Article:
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FLORA AND FAUNA
Saving Indonesia's birds-of-paradise one village at a time
By Kiki Siregar
Sorong, Indonesia (AFP) Oct 26, 2017


Lions, chimps, sharks get added protection under UN convention
Manila (AFP) Oct 28, 2017 - Lions, chimpanzees, giraffes, leopards and a wide variety of sharks received added protection at a UN wildlife conference in the Philippines, organisers said Saturday.

Some 34 endangered species were selected to receive heightened conservation efforts at the Conservation of Migratory Species (CMS) conference that just concluded in Manila.

Protecting migratory species poses particular difficulties since they cross borders, including possibly moving to countries with less stringent wildlife protection systems, said Bradnee Chambers, CMS executive secretary.

"If the species is moving around all of these countries, everybody has to pitch in," he said at the end of the week-long conference.

Lions, leopards and chimpanzees were singled out as needing more conservation work. The chimpanzee in particular is at risk as their numbers have dropped sharply in recent years due to habitat loss, the organisers said.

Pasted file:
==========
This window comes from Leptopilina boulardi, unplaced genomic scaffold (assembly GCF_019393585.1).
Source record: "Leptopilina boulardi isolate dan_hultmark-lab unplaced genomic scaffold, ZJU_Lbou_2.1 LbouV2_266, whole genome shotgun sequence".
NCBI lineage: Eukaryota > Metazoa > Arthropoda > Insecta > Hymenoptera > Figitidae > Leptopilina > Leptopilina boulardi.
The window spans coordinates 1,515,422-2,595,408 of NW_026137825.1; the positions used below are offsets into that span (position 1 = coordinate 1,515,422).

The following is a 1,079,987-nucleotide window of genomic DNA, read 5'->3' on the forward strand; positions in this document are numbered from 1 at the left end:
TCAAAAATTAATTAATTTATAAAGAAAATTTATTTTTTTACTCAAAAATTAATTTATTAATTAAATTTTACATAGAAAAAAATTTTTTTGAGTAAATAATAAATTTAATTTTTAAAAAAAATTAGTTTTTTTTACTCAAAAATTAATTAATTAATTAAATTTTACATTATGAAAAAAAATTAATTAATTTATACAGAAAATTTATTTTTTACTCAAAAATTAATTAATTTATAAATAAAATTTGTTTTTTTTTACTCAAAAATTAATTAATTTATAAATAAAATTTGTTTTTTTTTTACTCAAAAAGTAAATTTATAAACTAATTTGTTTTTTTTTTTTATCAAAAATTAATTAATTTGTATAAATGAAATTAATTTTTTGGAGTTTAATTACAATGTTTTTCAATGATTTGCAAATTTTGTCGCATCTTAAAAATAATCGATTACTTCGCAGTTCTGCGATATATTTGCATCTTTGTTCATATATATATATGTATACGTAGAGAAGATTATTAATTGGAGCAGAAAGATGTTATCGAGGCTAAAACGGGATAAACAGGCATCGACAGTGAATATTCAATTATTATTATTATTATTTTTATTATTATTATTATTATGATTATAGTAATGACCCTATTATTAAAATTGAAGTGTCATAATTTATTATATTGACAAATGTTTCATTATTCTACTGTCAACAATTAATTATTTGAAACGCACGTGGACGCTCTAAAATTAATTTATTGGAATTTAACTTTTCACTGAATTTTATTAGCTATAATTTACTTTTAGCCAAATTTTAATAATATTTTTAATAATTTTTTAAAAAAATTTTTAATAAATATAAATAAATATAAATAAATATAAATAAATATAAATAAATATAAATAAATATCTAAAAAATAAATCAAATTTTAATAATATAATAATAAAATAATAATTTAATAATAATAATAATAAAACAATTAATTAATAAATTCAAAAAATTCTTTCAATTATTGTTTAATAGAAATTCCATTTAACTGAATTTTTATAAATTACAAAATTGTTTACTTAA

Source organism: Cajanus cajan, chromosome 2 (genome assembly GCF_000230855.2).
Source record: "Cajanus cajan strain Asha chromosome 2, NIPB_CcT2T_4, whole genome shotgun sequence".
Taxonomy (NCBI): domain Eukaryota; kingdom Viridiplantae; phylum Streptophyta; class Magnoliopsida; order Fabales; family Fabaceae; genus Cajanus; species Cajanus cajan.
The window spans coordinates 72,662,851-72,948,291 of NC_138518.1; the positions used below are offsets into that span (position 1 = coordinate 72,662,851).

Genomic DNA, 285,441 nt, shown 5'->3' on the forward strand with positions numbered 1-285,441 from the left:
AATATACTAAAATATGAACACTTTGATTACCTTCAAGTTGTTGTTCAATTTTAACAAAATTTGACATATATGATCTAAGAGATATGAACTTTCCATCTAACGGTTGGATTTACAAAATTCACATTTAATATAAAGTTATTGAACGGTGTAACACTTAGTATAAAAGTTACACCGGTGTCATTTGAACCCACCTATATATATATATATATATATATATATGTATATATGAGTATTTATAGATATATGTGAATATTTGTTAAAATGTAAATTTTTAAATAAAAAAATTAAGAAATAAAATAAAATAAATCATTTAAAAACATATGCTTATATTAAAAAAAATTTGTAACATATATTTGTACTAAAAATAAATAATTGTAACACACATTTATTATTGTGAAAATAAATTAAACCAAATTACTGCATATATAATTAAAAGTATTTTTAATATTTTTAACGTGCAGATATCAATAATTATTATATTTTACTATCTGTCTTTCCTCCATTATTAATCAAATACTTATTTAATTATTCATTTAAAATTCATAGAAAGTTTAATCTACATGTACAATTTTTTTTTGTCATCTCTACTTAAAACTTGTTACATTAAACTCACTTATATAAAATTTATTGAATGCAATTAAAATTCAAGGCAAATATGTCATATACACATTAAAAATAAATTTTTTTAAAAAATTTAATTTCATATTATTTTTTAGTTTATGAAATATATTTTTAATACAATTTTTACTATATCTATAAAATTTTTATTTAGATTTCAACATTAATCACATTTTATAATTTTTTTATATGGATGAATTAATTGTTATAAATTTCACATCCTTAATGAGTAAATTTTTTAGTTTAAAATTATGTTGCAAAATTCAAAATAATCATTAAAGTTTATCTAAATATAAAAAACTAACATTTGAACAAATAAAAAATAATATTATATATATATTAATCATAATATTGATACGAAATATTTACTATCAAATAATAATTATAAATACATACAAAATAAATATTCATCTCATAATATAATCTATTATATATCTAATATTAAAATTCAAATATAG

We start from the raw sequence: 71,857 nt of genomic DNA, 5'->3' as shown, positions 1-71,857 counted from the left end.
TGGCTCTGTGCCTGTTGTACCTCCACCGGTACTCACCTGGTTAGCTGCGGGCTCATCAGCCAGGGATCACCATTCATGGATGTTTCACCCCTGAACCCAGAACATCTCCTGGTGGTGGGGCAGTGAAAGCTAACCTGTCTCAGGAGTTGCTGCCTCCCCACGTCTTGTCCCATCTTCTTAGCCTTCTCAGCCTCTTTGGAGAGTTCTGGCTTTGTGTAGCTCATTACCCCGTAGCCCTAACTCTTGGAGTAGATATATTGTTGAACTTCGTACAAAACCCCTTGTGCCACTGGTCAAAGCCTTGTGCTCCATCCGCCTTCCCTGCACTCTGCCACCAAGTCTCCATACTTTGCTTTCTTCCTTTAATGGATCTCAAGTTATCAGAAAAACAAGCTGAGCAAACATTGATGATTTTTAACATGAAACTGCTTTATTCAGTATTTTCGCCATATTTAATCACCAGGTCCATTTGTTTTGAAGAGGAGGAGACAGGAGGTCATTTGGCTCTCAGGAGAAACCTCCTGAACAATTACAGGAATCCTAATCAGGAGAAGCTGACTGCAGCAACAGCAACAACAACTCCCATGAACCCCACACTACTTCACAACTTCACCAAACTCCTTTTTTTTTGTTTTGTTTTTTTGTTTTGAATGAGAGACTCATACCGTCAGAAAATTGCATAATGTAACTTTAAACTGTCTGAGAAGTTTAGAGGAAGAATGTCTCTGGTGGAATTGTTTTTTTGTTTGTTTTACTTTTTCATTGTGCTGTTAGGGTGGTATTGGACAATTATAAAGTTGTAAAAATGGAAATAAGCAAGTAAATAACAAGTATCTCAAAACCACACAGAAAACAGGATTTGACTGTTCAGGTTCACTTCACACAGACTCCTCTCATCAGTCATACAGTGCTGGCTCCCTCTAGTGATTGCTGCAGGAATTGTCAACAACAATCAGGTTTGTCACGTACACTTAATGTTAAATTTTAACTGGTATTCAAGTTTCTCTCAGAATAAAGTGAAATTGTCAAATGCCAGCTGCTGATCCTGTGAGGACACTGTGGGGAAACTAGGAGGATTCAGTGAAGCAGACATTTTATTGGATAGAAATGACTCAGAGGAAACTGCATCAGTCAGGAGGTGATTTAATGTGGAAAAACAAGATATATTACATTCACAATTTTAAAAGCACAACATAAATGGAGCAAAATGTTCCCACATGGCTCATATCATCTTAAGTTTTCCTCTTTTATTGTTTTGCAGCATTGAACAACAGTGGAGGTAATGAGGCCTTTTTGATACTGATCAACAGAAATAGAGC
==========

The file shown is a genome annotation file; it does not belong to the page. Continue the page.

The giraffe, which is in decline throughout Africa with fewer than 90,000 animals left in the wild, was also listed.

All four of these African mammals were approved by a "wide majority" for additional protection measures, a CMS statement noted.

"Everybody in this room can identify with these animals," Chambers remarked.

- Vultures and sharks -

Less popular species also received additional protection, including 10 species of vultures.

Chambers said these birds provided a vital service by cleaning out carcasses, which prevents the spread of diseases like anthrax and rabies.

Also listed was the whale shark, the largest fish in the world. Host country the Philippines had lobbied for this creature, which has become a major tourist attraction.

Three other shark species -- the angelshark, the dusky shark and the blue shark -- were also listed along with three species of rays, the organisers said.